The bubbly 22-year-old Port Byron native is recovering from a traumatic brain injury that left her in a coma for roughly two weeks after she fell down a flight of stairs in her Fort Collins, Colo., home last spring.
She shared her inspiring story with patients in Genesis Health System's LIFT (Learning Independence for Tomorrow) program one recent morning at Genesis' Maplecrest facility in Bettendorf.
The LIFT programis an outpatient-based program for brain injury rehabilitation where Ms. Cain recuperated from June to September last year.
She showed the handful of LIFT patients that she could walk, jump, move and control her right arm--three things she couldn't do when she came out of a coma in April.
After she graduated from Riverdale High School in 2008, she bounced around to a few colleges but could never find a place that fit. She visited a friend who was interning in Fort Collins, Colo., and fell in love with the area.After making a plan with her mom, she moved.
She was living a busy life in Fort Collins, waitressing at Texas Road House, coaching gymnastics at a local gym and helping her friends and neighbors get into shape.
On March 30, she remembers talking with her mother on the phone and cooking breakfast.
Then, she woke up in a Colorado hospital bed two weeks later.
Her mother told her she had an accident and fell down the stairs. Her boyfriend at the time found her there, "snoring," Ms. Cain recalled.
She was rushed toPoudre Valley Hospital in Fort Collins where she began to wake up during the second week of April. She was transferred to Craig Hospital in Englewood, Colo., where she said she first had recognition of being awake on April 17.
Her right side was paralyzed. She couldn't "walk, talk or smile," and didn't know when she would.
But she was optimistic."I can get through this because I'm strong," she said.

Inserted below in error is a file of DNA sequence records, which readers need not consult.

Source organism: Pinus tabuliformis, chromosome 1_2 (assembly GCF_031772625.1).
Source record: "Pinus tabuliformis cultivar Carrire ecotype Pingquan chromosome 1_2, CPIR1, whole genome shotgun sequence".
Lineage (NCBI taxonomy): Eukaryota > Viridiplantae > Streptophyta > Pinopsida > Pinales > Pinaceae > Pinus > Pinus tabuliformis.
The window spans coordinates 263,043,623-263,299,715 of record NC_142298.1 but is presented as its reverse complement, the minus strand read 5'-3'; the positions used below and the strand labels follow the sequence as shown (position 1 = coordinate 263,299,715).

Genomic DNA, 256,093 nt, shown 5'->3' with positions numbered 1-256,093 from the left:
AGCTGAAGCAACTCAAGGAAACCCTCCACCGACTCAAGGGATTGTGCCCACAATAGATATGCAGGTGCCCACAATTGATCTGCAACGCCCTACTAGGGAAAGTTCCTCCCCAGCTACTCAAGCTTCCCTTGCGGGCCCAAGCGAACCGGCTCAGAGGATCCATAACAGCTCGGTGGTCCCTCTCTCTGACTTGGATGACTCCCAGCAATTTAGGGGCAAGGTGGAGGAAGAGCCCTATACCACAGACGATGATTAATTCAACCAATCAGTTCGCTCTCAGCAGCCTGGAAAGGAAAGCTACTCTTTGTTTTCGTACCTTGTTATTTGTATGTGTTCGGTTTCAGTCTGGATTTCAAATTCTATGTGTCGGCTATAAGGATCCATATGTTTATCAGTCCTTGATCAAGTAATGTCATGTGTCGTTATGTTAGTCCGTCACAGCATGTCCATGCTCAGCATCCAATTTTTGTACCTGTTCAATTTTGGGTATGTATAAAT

She worked with therapists to regain her speech, and learned how to walk again in May with the help of parallel bars.
To illustrate how far she's come, she passed out pens to the group of LIFT patients, and asked that they hold them in their right hands.
"I couldn't do this for a month after I woke up," she said. But "day by day, I get stronger and stronger."
Throughout her recovery, she said she hasn't gotten down on herself very often. But sometimes, it takes a toll having to relearn tasks she has done since she was young. For instance, the first time she was asked to write her name, she couldn't.
She held a pen over a legal pad for over an hour, she said. It was difficult to accept she couldn't write her name.
"It really hurt," she said.
But her mother, Shelly Wells Cain, wouldn't let her wallow for long. Ms. Cain said her mother took her to a bookstore in the hospital where she got a pair of fuzzy pig slippers.
It "made me feel better," she said."She (mom) didn't let me stay in that mood."
Ms. Cain said she was a determined young woman before her accident, and since then, her strength, determination and motivation have gotten "10-times bigger."She was released from Craig Hospital on May 31, she said, started the LIFT program at Genesis in June and graduated in September.